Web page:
• Fiona Healy

Student thesis: Phd


A nova is a cataclysmic variable star consisting of a white dwarf and a main sequence, subgiant or red giant companion. In a nova explosion, the white dwarf undergoes a thermonuclear runaway on its surface, as a result of build-up of accreted material from its companion. This leads to a large expulsion of matter from the WD surface, as well as a dramatic increase in the optical magnitude of the system. In this thesis, 5GHz C-band e-MERLIN observations of two novae (V959 Mon and V339 Del) and one symbiotic star (AG Pegasi) are presented. V959 Mon is a classical nova which was discovered in June 2012 by the Fermi Large Area Telescope as a gamma-ray source. High resolution e-MERLIN images of V959 Mon were made at six epochs following the June 2012 outburst, between 90 and 615 days after the Fermi discovery. The first four e-MERLIN observations revealed a morphology which was aspherical and expanding in the east-west direction. However, in the last two epochs, V959 Mon's ejecta morphology changed from being elongated east-west to being elongated north-south. Constant velocity models fit to measurements of V959 Mon's angular size at each epoch indicated that the expansion rate of the north-south component was significantly slower than that of the east-west component. The e-MERLIN observations of V339 Del and AG Pegasi were not as well resolved as the observations of V959 Mon, and only limited analysis of their ejecta structure was possible. In order to understand the complicated morphology seen in the e-MERLIN observations of V959 Mon, radio emission models of nova ejecta were constructed, and e-MERLIN observations of them were simulated. When constructing the models, two possible explanations for V959 Mon's morphology were explored. Firstly, the possibility was considered that the elongation observed in V959 Mon's ejecta, which changed over time from east- west to north-south, was spurious, resulting from incomplete sampling of the uv plane by e-MERLIN. To investigate this, an expanding spherical shell of ejecta was simulated, the extent to which its shape was distorted in simulated e-MERLIN images of it was investigated. Secondly, emission from an ejecta model featuring two components - one fast-moving component in the east-west direction, and another, more slow-moving component in the north-south direction - was simulated, in order to determine whether such an ejecta structure could result in the morphology seen in the e-MERLIN observations of V959 Mon. It was found that the spherical, Hubble flow model simulations were a reasonably good fit to V959 Mon's light curve, but could not explain the east-west elongation seen in V959 Mon's ejecta at the early epochs. Simulated observations of the two-component model were morphologically similar to V959 Mon, but produced light curves which were much fainter than V959 Mon's, indicating that a more in-depth analysis of two-component models of nova ejecta is necessary.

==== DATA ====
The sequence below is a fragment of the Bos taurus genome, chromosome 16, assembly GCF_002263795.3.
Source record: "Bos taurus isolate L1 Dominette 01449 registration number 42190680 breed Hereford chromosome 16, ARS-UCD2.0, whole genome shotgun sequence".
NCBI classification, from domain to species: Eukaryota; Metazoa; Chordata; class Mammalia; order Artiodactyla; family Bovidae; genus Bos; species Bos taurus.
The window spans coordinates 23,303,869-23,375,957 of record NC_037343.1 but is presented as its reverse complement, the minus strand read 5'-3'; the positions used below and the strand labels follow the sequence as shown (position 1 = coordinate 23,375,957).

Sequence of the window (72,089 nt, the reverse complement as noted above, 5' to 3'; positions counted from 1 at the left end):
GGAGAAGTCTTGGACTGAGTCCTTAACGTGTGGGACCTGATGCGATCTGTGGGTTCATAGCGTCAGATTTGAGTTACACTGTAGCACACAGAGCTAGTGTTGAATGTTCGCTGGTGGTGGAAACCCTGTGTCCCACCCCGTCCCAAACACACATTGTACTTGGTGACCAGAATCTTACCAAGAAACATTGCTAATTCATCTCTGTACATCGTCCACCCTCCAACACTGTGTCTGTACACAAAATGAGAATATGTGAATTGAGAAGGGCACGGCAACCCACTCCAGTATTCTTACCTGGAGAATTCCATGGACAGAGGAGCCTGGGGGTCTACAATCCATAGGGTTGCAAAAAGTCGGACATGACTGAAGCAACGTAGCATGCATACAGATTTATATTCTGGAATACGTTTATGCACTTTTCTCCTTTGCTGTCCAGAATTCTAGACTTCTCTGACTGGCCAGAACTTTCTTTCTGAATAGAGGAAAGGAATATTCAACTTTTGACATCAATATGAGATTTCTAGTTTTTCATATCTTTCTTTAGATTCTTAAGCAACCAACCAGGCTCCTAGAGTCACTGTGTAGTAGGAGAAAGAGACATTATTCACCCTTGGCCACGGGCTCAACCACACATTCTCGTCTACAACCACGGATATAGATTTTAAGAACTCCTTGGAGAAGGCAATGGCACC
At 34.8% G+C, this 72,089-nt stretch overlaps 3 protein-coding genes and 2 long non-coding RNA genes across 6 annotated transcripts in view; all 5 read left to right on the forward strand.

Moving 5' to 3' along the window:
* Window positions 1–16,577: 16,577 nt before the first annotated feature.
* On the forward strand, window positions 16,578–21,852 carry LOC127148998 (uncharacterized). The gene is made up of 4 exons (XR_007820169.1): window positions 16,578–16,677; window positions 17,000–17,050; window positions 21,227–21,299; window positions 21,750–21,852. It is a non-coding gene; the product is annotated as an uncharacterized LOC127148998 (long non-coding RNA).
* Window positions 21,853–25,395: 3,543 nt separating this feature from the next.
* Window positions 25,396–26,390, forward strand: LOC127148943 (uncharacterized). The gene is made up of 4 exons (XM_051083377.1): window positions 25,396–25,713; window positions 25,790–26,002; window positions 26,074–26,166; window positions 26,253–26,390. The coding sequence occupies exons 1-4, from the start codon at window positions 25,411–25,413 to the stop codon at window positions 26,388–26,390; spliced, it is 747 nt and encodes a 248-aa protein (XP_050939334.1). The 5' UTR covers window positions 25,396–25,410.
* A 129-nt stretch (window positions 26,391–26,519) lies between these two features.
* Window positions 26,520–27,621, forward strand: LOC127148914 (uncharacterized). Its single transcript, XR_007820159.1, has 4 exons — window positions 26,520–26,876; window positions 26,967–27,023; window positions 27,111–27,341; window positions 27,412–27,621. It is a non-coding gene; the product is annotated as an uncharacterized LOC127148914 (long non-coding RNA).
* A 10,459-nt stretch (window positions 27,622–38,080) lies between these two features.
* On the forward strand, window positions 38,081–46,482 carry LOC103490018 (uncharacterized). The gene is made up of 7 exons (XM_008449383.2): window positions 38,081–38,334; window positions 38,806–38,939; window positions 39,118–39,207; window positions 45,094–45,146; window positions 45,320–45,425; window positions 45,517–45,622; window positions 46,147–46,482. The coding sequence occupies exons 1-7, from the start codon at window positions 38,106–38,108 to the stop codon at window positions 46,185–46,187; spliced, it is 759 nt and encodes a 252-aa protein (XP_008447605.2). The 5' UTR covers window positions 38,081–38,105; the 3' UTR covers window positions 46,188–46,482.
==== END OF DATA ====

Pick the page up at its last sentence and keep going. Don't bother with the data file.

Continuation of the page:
Date of Award1 Aug 2018
Original languageEnglish
Awarding Institution
  • The University of Manchester
SupervisorTimothy O'Brien (Supervisor) & Rob Beswick (Supervisor)


  • Stellar astrophysics
  • Binary
  • e-MERLIN
  • Astrophysics
  • Cataclysmic variable
  • Nova
  • Radio astronomy

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